Any ideas?

  • Danielle says:

    Oh I love the drink more water! We love water at our house!

  • Slipcovers are cheaper than recovering your couches yourself. Even bought at 50% off, it takes a lot of fabric to cover couches. Several years ago, we had custom furniture made (back in the days when we had cash to do that!) and I bought the fabric for the furniture on sale for 50% off. It was a lot less than the companty who made the furniture would have charged for the fabric, and better quality. At this point, however, we are needing to have our furniture recovered. It will cost several hundred dollars just in fabric! Slipcovers use much less fabric, as they don’t have to worry about covering the bottoms and side of cushions, or covering piping, etc. In the meantime, I have made arm covers for the arms of my husband’s chair, and I have a piece of fabric siting on each ottoman and on my husband’s chair (which is also the children’s favorite, so it gets a lot of wear). It’s not what I would like, but for now, it will have to do.

    We drink water here at my house. The water is heavily chlorinated here, so many people in town think they have to have filters or softeners to like the water. We have neither. We also do not have a water dispenser on our refrigerator. Instead, we just keep empty platic jugs (with lids; you could use milks jugs or juice containers) and we refill them with water. In the summer, we have 2 gallons of water in the refrigerator. After a few hours, the chlorine taste is gone, and the water is cold. We don’t have to run the water for a long time to get cold water (wasting water and money, as well as time).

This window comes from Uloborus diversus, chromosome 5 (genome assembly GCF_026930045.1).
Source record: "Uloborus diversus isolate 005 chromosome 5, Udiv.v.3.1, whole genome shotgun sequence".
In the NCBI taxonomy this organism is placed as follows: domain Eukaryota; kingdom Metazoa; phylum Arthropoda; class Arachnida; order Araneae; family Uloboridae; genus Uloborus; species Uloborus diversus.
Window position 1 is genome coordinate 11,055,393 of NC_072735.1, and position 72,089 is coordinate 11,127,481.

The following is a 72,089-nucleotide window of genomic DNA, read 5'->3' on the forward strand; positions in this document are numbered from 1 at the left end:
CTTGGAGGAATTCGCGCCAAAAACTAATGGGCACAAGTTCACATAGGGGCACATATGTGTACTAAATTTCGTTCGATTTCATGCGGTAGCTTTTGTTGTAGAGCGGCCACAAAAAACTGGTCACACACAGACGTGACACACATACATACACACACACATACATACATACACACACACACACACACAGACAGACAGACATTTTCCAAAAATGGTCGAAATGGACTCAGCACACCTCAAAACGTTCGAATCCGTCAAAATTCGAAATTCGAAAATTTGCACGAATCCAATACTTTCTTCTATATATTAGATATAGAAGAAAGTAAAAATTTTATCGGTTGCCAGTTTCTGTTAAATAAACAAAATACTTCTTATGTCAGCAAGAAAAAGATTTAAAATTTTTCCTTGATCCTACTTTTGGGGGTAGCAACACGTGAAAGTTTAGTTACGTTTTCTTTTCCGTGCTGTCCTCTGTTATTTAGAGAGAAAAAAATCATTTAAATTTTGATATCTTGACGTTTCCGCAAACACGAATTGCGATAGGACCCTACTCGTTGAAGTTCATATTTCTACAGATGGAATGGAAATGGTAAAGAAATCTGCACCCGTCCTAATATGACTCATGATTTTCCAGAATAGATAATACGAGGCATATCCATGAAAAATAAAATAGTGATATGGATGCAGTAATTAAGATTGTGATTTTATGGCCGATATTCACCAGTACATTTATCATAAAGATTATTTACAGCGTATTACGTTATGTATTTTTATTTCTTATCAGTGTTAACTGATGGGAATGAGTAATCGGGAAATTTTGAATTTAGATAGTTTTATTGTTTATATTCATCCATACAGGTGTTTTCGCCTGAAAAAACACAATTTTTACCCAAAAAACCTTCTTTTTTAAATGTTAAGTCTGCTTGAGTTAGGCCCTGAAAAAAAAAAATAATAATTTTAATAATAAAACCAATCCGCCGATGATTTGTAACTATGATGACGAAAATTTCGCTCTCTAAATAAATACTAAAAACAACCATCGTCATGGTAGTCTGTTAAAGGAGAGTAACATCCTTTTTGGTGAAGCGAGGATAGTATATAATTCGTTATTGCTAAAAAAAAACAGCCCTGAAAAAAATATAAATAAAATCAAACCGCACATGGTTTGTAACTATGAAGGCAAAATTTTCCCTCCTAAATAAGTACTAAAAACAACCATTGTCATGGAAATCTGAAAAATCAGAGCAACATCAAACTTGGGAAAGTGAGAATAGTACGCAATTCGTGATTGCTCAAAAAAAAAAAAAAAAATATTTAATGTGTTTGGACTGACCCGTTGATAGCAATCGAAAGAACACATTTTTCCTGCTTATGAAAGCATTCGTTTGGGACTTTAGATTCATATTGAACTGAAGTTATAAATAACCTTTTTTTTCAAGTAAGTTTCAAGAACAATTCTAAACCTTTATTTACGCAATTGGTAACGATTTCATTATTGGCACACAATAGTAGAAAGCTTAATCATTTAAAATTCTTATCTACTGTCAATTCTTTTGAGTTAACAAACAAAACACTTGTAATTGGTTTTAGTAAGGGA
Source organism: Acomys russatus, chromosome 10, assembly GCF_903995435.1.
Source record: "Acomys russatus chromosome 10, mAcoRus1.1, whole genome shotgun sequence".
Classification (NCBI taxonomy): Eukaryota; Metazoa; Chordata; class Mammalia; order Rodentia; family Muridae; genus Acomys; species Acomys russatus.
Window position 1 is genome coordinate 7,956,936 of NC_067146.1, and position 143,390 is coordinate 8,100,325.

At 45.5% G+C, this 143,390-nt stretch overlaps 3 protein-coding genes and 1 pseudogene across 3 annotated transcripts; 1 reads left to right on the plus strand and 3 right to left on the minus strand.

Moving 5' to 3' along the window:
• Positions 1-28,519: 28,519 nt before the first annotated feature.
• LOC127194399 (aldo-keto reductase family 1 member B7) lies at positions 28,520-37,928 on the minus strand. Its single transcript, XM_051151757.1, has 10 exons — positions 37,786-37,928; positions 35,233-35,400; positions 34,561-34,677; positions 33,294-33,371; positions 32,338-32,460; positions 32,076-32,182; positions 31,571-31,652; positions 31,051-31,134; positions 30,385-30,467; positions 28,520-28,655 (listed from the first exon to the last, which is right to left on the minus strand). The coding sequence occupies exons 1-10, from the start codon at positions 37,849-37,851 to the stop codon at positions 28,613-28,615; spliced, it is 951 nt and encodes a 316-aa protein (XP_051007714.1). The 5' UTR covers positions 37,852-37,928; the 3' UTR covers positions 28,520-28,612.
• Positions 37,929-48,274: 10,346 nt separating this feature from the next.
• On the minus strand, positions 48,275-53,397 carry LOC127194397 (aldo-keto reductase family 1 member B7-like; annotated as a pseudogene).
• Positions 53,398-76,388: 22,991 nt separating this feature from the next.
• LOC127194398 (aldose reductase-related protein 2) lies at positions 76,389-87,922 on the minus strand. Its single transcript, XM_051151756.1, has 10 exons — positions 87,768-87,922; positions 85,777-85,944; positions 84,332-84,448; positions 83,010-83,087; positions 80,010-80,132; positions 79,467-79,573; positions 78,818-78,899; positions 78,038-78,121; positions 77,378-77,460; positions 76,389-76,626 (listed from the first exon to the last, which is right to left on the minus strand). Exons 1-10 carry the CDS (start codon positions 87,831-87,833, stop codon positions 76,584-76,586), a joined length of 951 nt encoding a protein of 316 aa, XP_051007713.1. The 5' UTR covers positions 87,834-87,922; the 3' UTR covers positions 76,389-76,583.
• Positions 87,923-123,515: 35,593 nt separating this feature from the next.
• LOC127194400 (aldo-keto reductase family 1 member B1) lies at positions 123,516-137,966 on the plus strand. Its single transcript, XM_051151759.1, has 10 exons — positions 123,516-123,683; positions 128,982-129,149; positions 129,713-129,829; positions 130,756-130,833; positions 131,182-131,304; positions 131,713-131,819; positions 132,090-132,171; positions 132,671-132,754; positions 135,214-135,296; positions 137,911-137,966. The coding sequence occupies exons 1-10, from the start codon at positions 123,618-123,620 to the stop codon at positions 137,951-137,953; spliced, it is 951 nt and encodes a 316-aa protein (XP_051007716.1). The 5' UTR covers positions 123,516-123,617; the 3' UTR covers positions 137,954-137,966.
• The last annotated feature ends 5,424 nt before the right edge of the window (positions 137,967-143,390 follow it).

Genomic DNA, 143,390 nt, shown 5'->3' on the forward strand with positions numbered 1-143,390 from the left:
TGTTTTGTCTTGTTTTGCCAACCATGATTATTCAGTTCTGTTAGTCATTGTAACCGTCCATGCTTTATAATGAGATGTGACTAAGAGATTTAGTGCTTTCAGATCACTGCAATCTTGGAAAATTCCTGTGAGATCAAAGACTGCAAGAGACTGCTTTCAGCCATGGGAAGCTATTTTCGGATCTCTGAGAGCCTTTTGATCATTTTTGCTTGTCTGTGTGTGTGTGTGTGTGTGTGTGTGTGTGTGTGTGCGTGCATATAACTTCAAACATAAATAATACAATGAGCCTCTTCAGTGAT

Milk jugs tend to leak after a few months of use. The harder containers that juice come in will last a little longer, and because they hold less, it is easier for children to pour them, so we have switched to using those. Juice is a special treat, but it is part of my food storage. I use apple juice in cooking a few sauces instead of alcohol, so I try to keep it in the pantry.

    We haven’t always had money to buy milk, so when our jugs leaked, we asked a neighbor for their empty jugs, and we just washed those and used them. Now that we’re using the juice containers, even my 2-year-old can help pour the water in everyone’s cup in the morning (a chore she LOVES to do!–it’s supposed to be her brother’s chore, though she asks to do it!)

  • Jodi W says:

    Those who don’t want to drink water can drink free Kool Aid this month, as you posted! I put Splenda in mine.